The Bangladeshi government’s effort to bring to trial those responsible for atrocities during the struggle for independence in 1971 is an important and long overdue step to achieve justice for victims, Human Rights Watch said. In a letter to Prime Minister Sheikh Hasina, Human Rights Watch said that it strongly supports a successful legal and judicial process that is fair and impartial.
Seven people have been arrested so far under the International Crimes (Tribunals) Act, though specific charges have yet to be filed against them. Five are members of the Jamaat-e-Islaamiya Party, which is broadly considered to have been against the establishment of an independent Bangladesh, and two from the main opposition Bangladesh National Party. All who have applied for bail have been denied except an 82-year-old, wheelchair-bound man, who was released into his son’s custody after he surrendered his passport to guarantee that he would not flee the country.
“The Bangladeshi government has an unprecedented opportunity to hold those responsible for the 1971 atrocities to account in credible trials and, in doing so, to show it is firmly committed to the rule of law,” said Brad Adams, Asia director at Human Rights Watch. “This is a complicated process with many challenges, including gathering evidence 40 years later and ensuring that the law and rules of procedure meet international standards sothe trials are beyond reproach.”
The 1971 war followed the victory of the East-Pakistan-based Awami League in national elections. The Pakistani government, led by the military ruler General Yahya Khan, refused to accept the results. On March 26, it began Operation Searchlight, sending troops into East Pakistan to arrest Awami League leaders and put down protests. The Pakistani army and affiliated vigilante groups embarked on a massive wave of violence, including widespread rape. Estimates of the number of people killed range from 300,000 to 3 million. As many as 10 million people were reportedly displaced and fled to neighboring India. The Indian army intervened and joined resistance forces to defeat the Pakistani army after nine months of violence. The independent state of Bangladesh emerged in December.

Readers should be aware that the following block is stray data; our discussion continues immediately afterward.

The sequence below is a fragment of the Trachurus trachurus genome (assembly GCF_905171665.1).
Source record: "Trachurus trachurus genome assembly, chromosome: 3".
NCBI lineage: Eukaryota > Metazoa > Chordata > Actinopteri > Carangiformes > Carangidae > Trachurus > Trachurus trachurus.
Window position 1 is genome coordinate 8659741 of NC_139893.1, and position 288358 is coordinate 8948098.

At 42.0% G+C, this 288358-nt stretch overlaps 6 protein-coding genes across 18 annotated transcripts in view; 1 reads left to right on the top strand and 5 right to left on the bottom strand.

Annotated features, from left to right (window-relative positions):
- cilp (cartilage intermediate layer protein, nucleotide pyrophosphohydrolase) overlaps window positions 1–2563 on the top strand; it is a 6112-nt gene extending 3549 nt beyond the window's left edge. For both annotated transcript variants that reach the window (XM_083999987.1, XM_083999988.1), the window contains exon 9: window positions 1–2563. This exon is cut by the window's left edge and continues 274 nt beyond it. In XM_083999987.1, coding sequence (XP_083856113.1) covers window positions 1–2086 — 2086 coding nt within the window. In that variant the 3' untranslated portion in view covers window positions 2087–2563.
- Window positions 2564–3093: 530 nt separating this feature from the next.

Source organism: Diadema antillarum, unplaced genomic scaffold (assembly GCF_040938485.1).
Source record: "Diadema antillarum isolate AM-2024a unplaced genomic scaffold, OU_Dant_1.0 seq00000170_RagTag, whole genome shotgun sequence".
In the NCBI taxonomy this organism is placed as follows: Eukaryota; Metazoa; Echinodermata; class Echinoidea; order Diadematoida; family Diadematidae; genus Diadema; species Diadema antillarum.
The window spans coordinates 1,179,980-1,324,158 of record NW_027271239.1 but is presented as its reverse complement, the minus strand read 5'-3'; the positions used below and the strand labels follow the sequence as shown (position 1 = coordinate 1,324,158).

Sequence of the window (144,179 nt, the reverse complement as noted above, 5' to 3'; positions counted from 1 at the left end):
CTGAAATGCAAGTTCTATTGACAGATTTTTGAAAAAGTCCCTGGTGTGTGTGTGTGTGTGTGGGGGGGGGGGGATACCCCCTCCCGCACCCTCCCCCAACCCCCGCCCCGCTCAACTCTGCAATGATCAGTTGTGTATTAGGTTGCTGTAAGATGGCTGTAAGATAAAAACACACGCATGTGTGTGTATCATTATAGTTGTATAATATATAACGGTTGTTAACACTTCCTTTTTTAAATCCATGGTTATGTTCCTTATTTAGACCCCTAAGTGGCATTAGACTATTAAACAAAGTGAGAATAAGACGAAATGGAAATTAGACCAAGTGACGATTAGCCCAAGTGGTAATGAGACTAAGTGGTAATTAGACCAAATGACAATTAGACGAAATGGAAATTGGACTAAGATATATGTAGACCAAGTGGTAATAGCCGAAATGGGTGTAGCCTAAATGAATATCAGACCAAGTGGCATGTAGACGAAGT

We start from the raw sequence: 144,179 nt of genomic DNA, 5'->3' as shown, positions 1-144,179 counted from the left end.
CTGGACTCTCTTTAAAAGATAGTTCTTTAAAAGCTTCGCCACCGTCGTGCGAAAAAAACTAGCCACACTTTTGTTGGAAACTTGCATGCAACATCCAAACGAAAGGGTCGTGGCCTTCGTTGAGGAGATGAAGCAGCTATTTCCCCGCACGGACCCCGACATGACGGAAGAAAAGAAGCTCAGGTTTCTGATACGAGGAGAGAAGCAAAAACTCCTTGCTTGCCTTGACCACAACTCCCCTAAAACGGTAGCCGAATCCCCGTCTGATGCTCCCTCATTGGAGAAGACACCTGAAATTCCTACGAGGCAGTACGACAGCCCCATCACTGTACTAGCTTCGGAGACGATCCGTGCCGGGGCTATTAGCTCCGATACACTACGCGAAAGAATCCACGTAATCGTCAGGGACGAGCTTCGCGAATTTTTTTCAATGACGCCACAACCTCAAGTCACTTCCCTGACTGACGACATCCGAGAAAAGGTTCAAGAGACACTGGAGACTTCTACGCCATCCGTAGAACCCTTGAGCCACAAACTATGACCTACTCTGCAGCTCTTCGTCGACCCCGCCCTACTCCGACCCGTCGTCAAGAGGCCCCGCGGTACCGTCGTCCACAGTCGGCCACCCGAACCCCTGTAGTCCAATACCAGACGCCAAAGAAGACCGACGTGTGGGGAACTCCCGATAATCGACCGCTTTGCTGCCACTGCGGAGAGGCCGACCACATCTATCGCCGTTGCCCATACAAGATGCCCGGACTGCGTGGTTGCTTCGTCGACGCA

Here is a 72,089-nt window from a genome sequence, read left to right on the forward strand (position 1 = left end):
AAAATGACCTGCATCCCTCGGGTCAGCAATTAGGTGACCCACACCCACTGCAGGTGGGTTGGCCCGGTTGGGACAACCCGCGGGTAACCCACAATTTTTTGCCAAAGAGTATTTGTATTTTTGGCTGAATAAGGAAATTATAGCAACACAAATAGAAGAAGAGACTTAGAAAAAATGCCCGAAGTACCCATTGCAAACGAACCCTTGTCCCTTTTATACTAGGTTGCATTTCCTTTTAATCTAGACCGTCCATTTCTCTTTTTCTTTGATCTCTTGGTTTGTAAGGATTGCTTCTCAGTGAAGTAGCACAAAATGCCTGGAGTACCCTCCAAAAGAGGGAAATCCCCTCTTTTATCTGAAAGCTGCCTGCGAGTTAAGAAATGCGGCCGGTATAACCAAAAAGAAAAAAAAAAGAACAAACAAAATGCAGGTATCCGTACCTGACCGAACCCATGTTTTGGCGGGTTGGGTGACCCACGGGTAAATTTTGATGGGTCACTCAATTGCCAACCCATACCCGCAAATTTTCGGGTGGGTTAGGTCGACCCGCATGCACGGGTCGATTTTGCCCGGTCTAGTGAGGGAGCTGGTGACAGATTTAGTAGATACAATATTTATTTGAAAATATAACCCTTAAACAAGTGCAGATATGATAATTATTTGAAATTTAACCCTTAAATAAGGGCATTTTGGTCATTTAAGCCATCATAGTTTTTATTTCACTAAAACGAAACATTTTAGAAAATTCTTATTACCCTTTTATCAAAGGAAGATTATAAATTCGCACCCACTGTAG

In response to this carnage, the new government in 1972 established special tribunals to try collaborators. In 1973 the parliament passed the International Crimes (Tribunals) Act. But trials never happened for political reasons. Bringing those responsible for the 1971 crimes to trial continues to have considerable popular support and was one of the main planks of the successful Awami League election campaign in 2008. In a concession to Pakistan, the law excludes the prosecution of Pakistani military officials and soldiers.
On a recent visit to Bangladesh, Human Rights Watch met with Law Minister Shafique Ahmed and the prosecutor of the International Crimes Tribunal, Zead al-Malun. Both said they were committed to ensuring that the tribunal meets international standards. The Law Minister welcomed suggestions from Human Rights Watch and others to improve the process. The prosecutor explained that his office has begun to collect documentary evidence and to interview potential witnesses.
“The atrocities and number of victims in Bangladesh have largely been overlooked by the rest of the world for four decades,” Adams said. “It is good news that officials are open to suggestions for improvement and that investigations have started in earnest. If the government and tribunal iron out some of the problems with meeting international standards, this effort will deserve the full support of the international community.”